Rasheeda Bhagat

India has had its George Floyd moments

Rasheeda Bhagat | Updated on June 02, 2020 Published on June 02, 2020

The death of Floyd, an African-American, shows that police brutality everywhere is directed at the marginalised and powerless

America has erupted into flames over the atrocious murder by a white policeman of George Floyd, a black man, in Minneapolis last week for using a counterfeit note. And the irony is that in the US, the Minneapolis Police Department is considered a progressive police force for its reforms and training on diversity. It supposedly embraces “community policing” and frowns upon bias of any sort against coloured communities. But all this did little to prevent the brutal murder of a black victim by a white officer, who mercilessly him choked to death.

In dealing with Floyd, who was not armed and didn’t try to flee either, we saw police brutality of the worst kind, riding most obviously on the deeply embedded hatred of blacks by sections of the white community.

The white police officer, Derek Chauvin, had pinned down the 46-year-old black and kept kneeling on his neck, despite Floyd saying several times that he couldn’t breathe, till he lost consciousness.

Despite a third degree murder charge being slammed against the police officer concerned, demonstrations, violent clashes, riots and looting, with the refrain “Black lives matter”, have put the country in a crisis mode. The National Guard has been called out. The White House too has not escaped the wrath of the grieving and angry Americans, as President Donald Trump has added an extra spark to the tinderbox by calling the protesters ‘thugs’ and threatening them with military action.

Police brutality

Police brutality is something that no country is free from. Add to this insensitivity, indifference, or worse, silent compliance, and it is small wonder that we don’t exactly love our men and women in uniform. Eminent writer Paulo Coelho tweeted about police brutality against blacks in Brazil, and actor Will Smith had this chilling comment: “Racism is not getting, worse, it is getting filmed.”

In India too the story is not much different. During the anti-CAA protests, both police brutality and compliance were at their worst at the JNU and Jamia. Later, during the Delhi riots, several video clips showed the Delhi police just standing by and watching the marauders and criminals smashing, looting and burning Muslim properties.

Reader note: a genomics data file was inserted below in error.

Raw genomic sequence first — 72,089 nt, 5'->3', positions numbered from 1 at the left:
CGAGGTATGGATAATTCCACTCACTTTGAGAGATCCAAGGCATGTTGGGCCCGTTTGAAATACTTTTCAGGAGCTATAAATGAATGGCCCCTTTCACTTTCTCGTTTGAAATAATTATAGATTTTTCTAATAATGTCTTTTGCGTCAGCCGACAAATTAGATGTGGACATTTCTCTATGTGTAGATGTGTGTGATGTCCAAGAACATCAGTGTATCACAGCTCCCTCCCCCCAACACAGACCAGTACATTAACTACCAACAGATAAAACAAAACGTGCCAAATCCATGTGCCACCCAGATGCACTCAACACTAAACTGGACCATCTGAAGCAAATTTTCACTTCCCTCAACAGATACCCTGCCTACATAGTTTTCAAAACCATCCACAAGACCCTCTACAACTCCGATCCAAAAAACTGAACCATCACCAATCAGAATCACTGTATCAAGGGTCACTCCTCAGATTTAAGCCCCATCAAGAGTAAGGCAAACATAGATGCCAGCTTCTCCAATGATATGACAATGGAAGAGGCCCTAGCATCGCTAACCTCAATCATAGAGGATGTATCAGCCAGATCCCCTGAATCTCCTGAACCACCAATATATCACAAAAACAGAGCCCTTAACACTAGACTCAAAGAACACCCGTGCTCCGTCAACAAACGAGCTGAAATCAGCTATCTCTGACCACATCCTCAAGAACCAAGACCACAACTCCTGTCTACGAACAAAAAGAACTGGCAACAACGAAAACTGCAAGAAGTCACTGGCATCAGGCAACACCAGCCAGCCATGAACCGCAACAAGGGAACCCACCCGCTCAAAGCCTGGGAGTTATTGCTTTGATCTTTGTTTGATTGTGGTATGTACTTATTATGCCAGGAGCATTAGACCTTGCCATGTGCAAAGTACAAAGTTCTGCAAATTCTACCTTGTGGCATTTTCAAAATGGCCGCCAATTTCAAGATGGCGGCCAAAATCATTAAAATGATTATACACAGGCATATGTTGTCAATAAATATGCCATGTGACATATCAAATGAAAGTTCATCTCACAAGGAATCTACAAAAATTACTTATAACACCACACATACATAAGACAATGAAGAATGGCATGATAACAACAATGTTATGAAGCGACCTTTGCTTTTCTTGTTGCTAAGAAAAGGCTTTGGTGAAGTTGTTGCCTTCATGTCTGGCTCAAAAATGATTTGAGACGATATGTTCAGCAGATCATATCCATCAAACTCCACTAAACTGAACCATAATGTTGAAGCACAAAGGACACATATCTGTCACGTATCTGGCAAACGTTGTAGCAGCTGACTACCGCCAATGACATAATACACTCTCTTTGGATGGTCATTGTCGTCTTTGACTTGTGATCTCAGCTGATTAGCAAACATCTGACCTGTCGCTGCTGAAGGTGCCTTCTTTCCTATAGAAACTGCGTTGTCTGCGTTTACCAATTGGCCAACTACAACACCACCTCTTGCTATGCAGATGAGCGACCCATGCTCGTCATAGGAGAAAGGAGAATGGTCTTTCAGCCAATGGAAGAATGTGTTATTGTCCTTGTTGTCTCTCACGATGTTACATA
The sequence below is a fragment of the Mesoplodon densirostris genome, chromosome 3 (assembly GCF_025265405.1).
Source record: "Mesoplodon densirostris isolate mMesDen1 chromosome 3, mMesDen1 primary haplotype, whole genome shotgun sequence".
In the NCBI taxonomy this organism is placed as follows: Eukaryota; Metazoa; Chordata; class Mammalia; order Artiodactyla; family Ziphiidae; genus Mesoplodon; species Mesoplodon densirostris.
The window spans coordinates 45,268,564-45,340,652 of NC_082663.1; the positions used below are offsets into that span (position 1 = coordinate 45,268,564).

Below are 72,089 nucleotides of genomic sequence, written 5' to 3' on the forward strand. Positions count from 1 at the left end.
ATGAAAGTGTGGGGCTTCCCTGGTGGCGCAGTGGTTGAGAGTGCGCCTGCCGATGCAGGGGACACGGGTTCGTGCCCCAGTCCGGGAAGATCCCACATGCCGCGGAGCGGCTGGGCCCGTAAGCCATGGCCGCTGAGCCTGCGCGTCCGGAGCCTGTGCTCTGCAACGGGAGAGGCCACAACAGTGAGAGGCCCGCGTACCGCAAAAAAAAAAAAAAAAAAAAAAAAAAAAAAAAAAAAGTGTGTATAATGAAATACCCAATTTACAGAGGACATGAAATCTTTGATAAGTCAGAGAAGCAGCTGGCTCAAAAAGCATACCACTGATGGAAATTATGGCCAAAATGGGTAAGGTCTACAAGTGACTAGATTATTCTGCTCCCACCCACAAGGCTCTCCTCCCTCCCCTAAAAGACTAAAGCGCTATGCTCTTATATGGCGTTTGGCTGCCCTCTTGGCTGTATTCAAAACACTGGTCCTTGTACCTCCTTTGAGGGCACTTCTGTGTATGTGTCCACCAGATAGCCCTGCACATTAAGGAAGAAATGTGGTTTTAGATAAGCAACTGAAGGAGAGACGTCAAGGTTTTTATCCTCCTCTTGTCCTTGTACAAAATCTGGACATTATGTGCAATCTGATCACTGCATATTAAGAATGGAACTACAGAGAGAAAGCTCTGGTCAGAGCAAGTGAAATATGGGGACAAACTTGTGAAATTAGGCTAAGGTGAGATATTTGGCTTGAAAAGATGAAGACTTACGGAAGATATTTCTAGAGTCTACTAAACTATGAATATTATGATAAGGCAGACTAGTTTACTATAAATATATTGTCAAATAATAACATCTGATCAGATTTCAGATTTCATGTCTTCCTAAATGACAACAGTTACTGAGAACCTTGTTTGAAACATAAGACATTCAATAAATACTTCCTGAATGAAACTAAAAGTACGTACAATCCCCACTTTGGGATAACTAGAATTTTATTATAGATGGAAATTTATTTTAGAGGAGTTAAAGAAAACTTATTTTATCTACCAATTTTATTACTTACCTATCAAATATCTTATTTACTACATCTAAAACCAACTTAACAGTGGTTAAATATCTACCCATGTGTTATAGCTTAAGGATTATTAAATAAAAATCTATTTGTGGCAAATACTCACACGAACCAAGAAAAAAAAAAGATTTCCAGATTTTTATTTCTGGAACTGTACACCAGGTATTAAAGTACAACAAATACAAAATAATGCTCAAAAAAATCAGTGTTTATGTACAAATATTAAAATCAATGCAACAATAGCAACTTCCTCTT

Such brutality is most evident against the weak, marginalised and powerless: dalits, minorities and the poor, with poverty being the worst affected “caste”. During the corona pandemic, which has left millions of our migrant workers stranded without food and shelter and compelled to take long journeys on foot back home, we saw the police danda turning on them.

There are disturbing pictures and videos of policemen beating up migrant workers, who in their desperation defied locked borders or curfews. The anarchy and violence that is ruling the streets of several parts of the US is a warning to us in India too.

We did see anger and violence from migrant workers in Surat and a couple of other places, but the police managed to restore order. But there were barely a handful of angry young men…if lakhs of silent marchers had turned violent, the prospect is too horrific to imagine.

So what is it about the uniform, or the baton/danda that converts so many policemen into such cruel human beings? You just have to watch the Minneapolis video to see the brutal manner in which the white policeman refuses to take off his knee pressed so relentlessly between Floyd’s throat and head.

For decades there has been clamour for police reforms, So what is the remedy? Without an efficient and strong police force any society can degenerate into total chaos and anarchy.

The most worrying aspect is that, after all, the men and women who don the police uniform do not come from Mars; whether in the US, Brazil or in our own country, which is so blatantly being divided into groups with labels such as Hindu-Muslim and upper-lower caste, the police rank and file is drawn from the community. They carry the racial or communal poison imbibed into them by their families, communities or clans into their profession and the bile is out when incidents such as the recent one occur.

When you translate and interpolate this into other professions such as the judiciary, medical care, powerful positions in big companies, and so on, the potential it has to destroy both cultures and countries is petrifying.

But a heart-warming nugget did emerge from the Minneapolis incident. An ‘Indian’ restaurant, The Gandhi Mahal, owned by a Bangladeshi, caught fire, being close to the Third Precinct headquarters of the Minneapolis Police Department, which was set ablaze by protesters. But instead of anguish or anger, Hafsa Islam, the 18-year-old daughter of the owner Ruhel Islam, in a now-viral Facebook post, thanked her neighbours for trying to save it and said: “Don’t worry about us, we will rebuild and we will recover… I heard my dad say over the phone: ‘Let my building burn, justice needs to be served, put those officers in jail’.”

Published on June 02, 2020
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